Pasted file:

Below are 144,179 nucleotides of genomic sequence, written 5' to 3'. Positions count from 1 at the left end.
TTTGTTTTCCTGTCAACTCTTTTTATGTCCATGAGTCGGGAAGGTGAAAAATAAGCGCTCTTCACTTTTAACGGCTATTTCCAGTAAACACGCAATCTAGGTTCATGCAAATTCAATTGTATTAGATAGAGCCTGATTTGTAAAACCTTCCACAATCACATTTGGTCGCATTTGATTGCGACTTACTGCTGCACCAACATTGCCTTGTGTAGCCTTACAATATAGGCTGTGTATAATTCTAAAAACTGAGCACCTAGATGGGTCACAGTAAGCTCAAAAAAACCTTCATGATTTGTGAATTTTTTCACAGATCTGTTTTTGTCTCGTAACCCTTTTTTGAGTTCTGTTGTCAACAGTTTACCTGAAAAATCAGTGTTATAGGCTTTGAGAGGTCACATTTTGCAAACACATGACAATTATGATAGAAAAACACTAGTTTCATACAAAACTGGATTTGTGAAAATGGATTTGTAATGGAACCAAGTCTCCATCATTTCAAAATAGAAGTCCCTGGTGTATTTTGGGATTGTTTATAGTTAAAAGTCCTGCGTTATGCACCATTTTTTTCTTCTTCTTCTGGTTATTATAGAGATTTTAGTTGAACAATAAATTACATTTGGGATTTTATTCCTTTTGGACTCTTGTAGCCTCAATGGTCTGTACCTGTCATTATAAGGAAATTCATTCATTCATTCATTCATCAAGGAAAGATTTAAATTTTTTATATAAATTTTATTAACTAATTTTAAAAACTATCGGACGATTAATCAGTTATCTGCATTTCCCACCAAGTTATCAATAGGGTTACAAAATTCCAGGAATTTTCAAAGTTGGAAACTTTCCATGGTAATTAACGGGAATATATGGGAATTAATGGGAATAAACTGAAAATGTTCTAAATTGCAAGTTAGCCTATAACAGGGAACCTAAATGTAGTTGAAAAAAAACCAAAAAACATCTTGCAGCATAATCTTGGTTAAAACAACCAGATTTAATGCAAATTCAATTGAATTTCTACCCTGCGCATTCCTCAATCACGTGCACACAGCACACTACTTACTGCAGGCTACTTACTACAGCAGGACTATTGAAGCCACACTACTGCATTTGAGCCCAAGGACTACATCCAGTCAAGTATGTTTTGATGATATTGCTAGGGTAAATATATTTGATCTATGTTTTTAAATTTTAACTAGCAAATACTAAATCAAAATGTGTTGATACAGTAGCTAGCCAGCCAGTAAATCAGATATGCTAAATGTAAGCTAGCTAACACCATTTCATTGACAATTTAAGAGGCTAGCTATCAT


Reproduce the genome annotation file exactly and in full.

Below are 144,179 nucleotides of genomic sequence, written 5' to 3'. Positions count from 1 at the left end.
TTTGTTTTCCTGTCAACTCTTTTTATGTCCATGAGTCGGGAAGGTGAAAAATAAGCGCTCTTCACTTTTAACGGCTATTTCCAGTAAACACGCAATCTAGGTTCATGCAAATTCAATTGTATTAGATAGAGCCTGATTTGTAAAACCTTCCACAATCACATTTGGTCGCATTTGATTGCGACTTACTGCTGCACCAACATTGCCTTGTGTAGCCTTACAATATAGGCTGTGTATAATTCTAAAAACTGAGCACCTAGATGGGTCACAGTAAGCTCAAAAAAACCTTCATGATTTGTGAATTTTTTCACAGATCTGTTTTTGTCTCGTAACCCTTTTTTGAGTTCTGTTGTCAACAGTTTACCTGAAAAATCAGTGTTATAGGCTTTGAGAGGTCACATTTTGCAAACACATGACAATTATGATAGAAAAACACTAGTTTCATACAAAACTGGATTTGTGAAAATGGATTTGTAATGGAACCAAGTCTCCATCATTTCAAAATAGAAGTCCCTGGTGTATTTTGGGATTGTTTATAGTTAAAAGTCCTGCGTTATGCACCATTTTTTTCTTCTTCTTCTGGTTATTATAGAGATTTTAGTTGAACAATAAATTACATTTGGGATTTTATTCCTTTTGGACTCTTGTAGCCTCAATGGTCTGTACCTGTCATTATAAGGAAATTCATTCATTCATTCATTCATCAAGGAAAGATTTAAATTTTTTATATAAATTTTATTAACTAATTTTAAAAACTATCGGACGATTAATCAGTTATCTGCATTTCCCACCAAGTTATCAATAGGGTTACAAAATTCCAGGAATTTTCAAAGTTGGAAACTTTCCATGGTAATTAACGGGAATATATGGGAATTAATGGGAATAAACTGAAAATGTTCTAAATTGCAAGTTAGCCTATAACAGGGAACCTAAATGTAGTTGAAAAAAAACCAAAAAACATCTTGCAGCATAATCTTGGTTAAAACAACCAGATTTAATGCAAATTCAATTGAATTTCTACCCTGCGCATTCCTCAATCACGTGCACACAGCACACTACTTACTGCAGGCTACTTACTACAGCAGGACTATTGAAGCCACACTACTGCATTTGAGCCCAAGGACTACATCCAGTCAAGTATGTTTTGATGATATTGCTAGGGTAAATATATTTGATCTATGTTTTTAAATTTTAACTAGCAAATACTAAATCAAAATGTGTTGATACAGTAGCTAGCCAGCCAGTAAATCAGATATGCTAAATGTAAGCTAGCTAACACCATTTCATTGACAATTTAAGAGGCTAGCTATCAT